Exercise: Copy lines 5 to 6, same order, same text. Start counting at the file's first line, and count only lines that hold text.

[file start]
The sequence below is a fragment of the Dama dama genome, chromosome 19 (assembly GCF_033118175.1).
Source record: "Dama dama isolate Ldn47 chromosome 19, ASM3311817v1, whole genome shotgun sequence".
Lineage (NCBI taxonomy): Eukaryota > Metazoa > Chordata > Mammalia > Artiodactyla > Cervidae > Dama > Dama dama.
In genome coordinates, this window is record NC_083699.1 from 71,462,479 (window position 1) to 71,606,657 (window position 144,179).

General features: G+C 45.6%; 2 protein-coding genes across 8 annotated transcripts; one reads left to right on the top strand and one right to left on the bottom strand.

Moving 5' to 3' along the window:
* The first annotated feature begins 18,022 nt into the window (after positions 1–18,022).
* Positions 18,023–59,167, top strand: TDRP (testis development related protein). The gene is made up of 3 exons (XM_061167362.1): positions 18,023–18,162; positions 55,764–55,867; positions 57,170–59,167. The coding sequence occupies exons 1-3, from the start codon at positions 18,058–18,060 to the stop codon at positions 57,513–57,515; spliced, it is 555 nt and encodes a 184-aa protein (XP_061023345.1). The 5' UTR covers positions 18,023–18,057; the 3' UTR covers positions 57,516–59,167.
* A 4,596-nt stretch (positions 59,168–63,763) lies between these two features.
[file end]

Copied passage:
General features: G+C 45.6%; 2 protein-coding genes across 8 annotated transcripts; one reads left to right on the top strand and one right to left on the bottom strand.

Moving 5' to 3' along the window: